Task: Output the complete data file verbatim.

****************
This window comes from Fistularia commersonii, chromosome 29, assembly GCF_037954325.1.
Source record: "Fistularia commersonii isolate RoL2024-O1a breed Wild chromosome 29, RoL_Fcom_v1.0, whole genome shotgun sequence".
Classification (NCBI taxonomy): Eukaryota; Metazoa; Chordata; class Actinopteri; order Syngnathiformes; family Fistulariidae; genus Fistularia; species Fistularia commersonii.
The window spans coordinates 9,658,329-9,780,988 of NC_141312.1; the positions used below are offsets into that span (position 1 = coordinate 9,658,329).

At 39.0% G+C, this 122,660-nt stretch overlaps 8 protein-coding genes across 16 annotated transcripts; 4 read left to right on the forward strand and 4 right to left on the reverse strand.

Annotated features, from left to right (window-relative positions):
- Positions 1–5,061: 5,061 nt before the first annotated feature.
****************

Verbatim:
This window comes from Fistularia commersonii, chromosome 29, assembly GCF_037954325.1.
Source record: "Fistularia commersonii isolate RoL2024-O1a breed Wild chromosome 29, RoL_Fcom_v1.0, whole genome shotgun sequence".
Classification (NCBI taxonomy): Eukaryota; Metazoa; Chordata; class Actinopteri; order Syngnathiformes; family Fistulariidae; genus Fistularia; species Fistularia commersonii.
The window spans coordinates 9,658,329-9,780,988 of NC_141312.1; the positions used below are offsets into that span (position 1 = coordinate 9,658,329).

At 39.0% G+C, this 122,660-nt stretch overlaps 8 protein-coding genes across 16 annotated transcripts; 4 read left to right on the forward strand and 4 right to left on the reverse strand.

Annotated features, from left to right (window-relative positions):
- Positions 1–5,061: 5,061 nt before the first annotated feature.